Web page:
Mollyanne Marks (essay date 1974)

(Nineteenth-Century Literary Criticism)

SOURCE: Marks, Mollyanne. “Self-Sacrifice: Theme and Image in Jerusalem.Blake Studies 7, no. 1 (1974): 27-50.

[In the following essay, Marks considers the ideology of self-sacrifice and how it reveals itself in Blake's Jerusalem.]

Jerusalem represents a movement away from the more richly embroidered universe of Blake's earlier poetry to a starker myth, in which a few of Blake's giant forms are assimilated to figures, events, and concepts of Judaeo-Christian tradition. The elaborate structure of Jerusalem serves essentially to redefine the language of that tradition, and in particular the concept of self-sacrifice that to Blake was the meaning...

(The entire section is 9749 words.)

Irene H. Chayes (essay date 1974)

(Nineteenth-Century Literary Criticism)

SOURCE: Chayes, Irene H. “The Marginal Design on Jerusalem 12.” Blake Studies 7, no. 1 (1974): 51-76.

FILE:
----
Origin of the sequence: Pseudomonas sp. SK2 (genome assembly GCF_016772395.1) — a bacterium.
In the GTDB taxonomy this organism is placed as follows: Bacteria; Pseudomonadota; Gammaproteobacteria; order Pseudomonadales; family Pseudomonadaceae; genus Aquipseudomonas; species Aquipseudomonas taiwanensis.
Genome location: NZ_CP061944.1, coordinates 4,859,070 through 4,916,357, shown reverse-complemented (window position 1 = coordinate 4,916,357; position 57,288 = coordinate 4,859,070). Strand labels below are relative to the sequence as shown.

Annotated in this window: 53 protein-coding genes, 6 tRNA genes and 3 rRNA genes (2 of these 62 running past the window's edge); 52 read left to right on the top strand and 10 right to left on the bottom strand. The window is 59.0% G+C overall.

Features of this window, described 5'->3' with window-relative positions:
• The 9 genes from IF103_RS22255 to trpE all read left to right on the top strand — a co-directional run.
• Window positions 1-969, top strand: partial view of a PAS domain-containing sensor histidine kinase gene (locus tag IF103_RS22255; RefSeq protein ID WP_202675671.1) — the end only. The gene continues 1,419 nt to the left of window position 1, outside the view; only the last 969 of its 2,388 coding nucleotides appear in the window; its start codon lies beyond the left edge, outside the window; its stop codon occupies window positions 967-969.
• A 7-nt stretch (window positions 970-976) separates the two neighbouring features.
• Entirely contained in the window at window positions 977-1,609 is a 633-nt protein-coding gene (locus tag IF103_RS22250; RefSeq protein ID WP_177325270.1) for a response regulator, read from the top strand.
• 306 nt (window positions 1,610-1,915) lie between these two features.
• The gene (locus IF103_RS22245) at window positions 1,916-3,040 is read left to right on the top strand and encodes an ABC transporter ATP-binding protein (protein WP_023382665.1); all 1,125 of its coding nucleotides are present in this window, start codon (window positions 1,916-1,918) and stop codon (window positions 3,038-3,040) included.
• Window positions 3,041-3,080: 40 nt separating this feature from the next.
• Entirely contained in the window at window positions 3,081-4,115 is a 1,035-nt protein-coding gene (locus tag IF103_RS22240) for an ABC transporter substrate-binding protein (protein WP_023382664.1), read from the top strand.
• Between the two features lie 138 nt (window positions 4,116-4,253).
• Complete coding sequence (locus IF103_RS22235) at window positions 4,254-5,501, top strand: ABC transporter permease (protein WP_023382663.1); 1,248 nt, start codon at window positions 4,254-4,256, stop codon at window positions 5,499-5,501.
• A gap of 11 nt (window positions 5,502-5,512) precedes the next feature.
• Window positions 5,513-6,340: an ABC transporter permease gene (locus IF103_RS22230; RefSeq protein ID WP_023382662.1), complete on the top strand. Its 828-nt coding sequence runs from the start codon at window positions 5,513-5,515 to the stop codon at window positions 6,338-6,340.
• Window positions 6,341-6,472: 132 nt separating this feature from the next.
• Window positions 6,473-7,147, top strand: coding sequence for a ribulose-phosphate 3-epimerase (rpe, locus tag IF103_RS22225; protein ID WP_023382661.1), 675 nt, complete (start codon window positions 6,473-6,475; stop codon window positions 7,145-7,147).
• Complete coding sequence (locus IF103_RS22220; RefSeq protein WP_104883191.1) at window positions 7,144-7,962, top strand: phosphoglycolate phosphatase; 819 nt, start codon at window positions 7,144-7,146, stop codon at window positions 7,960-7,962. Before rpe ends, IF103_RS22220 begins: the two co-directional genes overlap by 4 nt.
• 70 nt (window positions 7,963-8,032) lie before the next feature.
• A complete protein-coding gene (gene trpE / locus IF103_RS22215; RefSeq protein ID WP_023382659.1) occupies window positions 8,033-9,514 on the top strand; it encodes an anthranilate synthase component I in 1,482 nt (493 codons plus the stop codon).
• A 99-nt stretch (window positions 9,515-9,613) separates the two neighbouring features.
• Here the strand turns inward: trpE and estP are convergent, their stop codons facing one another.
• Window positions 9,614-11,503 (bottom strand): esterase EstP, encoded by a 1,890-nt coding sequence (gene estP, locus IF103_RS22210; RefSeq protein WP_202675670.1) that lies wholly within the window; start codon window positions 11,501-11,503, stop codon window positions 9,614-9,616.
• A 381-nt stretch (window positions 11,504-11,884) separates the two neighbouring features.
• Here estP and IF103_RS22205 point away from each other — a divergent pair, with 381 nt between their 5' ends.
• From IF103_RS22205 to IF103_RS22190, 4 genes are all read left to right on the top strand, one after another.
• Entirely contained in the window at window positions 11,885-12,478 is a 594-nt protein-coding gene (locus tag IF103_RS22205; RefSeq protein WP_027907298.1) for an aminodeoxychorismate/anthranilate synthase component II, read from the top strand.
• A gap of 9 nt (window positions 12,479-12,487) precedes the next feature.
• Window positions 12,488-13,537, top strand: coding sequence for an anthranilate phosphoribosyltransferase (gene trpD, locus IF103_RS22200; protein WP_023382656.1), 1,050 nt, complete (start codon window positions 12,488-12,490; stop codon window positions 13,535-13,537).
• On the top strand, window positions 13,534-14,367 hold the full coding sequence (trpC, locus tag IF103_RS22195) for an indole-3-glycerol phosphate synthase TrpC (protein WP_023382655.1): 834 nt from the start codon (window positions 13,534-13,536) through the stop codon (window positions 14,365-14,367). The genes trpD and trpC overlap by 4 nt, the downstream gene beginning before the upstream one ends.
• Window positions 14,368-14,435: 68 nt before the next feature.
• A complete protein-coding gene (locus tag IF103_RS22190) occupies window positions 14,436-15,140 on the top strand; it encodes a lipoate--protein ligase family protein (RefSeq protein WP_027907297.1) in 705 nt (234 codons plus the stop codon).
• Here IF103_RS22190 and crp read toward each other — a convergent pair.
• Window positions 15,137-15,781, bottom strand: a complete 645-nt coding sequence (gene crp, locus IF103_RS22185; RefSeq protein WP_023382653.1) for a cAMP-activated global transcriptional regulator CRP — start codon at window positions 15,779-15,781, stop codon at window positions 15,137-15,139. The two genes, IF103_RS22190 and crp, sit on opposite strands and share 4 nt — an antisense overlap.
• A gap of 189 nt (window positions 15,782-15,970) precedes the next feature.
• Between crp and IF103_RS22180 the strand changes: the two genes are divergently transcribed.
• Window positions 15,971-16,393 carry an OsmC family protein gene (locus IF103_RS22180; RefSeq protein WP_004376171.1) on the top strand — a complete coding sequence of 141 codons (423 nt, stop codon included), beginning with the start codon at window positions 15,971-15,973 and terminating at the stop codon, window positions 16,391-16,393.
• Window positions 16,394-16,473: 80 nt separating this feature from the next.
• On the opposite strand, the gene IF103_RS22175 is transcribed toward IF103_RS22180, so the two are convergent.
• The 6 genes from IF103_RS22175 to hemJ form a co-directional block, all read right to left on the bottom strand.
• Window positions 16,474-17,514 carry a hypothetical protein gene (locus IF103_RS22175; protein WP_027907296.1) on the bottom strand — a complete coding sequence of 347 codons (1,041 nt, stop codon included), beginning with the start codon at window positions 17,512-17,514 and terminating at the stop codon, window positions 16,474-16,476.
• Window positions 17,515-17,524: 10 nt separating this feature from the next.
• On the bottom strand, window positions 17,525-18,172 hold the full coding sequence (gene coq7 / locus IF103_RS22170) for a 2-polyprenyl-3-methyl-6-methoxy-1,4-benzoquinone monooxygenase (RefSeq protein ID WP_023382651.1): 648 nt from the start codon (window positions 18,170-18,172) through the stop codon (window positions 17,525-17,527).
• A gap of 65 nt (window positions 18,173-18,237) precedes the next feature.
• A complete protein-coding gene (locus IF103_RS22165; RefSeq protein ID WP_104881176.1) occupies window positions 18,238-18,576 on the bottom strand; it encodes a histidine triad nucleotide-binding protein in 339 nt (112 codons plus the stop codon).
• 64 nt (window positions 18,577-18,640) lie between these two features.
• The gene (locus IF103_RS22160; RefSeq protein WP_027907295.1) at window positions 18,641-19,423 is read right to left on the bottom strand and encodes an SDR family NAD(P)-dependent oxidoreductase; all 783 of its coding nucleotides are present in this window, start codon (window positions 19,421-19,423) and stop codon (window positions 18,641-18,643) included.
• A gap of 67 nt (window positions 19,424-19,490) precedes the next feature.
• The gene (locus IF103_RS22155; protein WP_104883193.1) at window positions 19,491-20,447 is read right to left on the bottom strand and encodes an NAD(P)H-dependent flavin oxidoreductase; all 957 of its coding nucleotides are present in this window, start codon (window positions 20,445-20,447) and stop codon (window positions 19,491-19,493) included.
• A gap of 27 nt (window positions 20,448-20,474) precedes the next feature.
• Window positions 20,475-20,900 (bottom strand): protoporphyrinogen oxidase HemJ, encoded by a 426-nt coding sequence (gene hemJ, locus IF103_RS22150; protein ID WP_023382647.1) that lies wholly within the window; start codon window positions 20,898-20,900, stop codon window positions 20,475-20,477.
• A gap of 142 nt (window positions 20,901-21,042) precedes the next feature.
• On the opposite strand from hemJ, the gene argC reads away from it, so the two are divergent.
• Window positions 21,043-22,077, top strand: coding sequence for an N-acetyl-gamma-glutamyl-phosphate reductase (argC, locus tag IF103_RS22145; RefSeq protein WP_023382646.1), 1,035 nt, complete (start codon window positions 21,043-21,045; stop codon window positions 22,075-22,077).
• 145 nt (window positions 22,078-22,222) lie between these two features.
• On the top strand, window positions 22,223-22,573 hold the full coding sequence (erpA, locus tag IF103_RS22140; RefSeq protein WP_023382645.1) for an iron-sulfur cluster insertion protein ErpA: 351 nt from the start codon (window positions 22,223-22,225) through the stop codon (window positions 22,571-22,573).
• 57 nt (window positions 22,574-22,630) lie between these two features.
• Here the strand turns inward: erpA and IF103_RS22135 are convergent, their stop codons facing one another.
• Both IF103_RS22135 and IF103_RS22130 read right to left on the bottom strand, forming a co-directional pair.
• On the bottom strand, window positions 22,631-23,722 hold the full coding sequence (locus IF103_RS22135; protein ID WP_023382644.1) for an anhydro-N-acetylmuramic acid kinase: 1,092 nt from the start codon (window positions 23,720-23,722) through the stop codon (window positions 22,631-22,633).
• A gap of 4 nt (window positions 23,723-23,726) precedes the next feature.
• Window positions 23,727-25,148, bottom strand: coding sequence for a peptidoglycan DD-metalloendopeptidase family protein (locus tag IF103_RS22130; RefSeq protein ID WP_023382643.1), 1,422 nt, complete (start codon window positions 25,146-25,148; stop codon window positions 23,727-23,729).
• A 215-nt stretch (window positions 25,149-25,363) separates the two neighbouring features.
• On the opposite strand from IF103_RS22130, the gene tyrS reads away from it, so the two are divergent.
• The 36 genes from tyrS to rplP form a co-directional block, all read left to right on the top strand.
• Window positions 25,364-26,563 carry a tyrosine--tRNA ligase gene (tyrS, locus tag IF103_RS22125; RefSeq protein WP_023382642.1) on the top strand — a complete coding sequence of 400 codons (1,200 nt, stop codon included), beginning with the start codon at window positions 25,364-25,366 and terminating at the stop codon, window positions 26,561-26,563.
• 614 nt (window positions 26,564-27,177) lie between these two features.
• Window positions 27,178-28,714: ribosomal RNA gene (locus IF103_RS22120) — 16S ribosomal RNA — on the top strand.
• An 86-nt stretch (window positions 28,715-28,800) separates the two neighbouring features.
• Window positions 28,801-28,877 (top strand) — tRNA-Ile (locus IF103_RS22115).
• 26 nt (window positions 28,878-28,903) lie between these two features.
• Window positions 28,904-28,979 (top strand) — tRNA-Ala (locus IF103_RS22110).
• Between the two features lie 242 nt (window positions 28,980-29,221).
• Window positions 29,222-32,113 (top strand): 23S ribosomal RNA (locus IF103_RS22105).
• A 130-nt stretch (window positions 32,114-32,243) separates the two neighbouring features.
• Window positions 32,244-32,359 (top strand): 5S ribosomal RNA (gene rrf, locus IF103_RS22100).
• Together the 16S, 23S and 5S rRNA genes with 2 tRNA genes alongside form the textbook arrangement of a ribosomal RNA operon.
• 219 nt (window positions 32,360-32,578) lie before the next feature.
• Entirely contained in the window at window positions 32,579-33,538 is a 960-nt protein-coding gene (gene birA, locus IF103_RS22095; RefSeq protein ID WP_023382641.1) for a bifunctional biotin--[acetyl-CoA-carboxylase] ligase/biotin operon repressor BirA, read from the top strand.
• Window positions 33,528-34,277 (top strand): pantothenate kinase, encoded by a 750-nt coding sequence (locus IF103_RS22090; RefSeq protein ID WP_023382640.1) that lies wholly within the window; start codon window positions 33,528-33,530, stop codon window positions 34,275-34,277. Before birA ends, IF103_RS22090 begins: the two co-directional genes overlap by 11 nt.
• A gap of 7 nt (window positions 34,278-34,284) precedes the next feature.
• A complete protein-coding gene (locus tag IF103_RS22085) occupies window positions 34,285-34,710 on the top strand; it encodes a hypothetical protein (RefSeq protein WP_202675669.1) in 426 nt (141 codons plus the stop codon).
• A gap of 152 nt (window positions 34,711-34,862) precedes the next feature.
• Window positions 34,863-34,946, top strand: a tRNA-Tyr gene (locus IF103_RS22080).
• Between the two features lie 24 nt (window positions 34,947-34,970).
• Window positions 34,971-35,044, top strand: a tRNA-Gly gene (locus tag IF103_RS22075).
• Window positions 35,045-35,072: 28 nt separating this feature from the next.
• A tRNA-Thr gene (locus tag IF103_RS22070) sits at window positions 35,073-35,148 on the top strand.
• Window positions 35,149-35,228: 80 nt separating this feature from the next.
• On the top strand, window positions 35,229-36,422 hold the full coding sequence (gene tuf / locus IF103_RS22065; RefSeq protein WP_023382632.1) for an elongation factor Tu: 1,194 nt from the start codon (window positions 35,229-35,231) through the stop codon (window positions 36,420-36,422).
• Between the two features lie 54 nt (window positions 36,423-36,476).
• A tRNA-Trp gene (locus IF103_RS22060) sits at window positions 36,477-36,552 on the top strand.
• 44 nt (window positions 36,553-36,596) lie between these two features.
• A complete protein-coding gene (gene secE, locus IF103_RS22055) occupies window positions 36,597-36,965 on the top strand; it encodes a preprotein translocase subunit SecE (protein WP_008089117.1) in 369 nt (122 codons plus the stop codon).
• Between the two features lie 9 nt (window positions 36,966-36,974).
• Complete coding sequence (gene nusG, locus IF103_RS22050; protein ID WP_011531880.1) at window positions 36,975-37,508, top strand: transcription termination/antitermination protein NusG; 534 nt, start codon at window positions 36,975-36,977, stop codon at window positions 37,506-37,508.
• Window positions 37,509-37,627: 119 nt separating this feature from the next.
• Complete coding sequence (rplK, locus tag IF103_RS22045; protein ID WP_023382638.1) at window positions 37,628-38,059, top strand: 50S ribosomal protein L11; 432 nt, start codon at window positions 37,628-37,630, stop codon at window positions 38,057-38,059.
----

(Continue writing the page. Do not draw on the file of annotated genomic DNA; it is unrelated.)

[In the following essay, Chayes analyzes the designs in the margins of Jerusalem as a way of understanding themes and structure in the work.]

Among the many lively, varied, and unjustly neglected minor designs in Jerusalem, those that occupy the vertical margins on a number of plates make up a distinct and consistent group. Typically, they form unified sequences of images, usually human figures, which may be related to similar designs elsewhere in Jerusalem, or by allusive borrowings may recall Blake's illuminated books from much earlier...

(The entire section is 12022 words.)

Harold Bloom (essay date 1975)

(Nineteenth-Century Literary Criticism)

SOURCE: Bloom, Harold. “Blake's Apocalypse: Jerusalem.” In English Romantic Poets, edited by M. H. Abrams, pp. 98-111. London: Oxford University Press, 1975.

[In the following essay, Bloom provides an overview of Blake's Jerusalem, including a discussion of the poem's themes and structure.]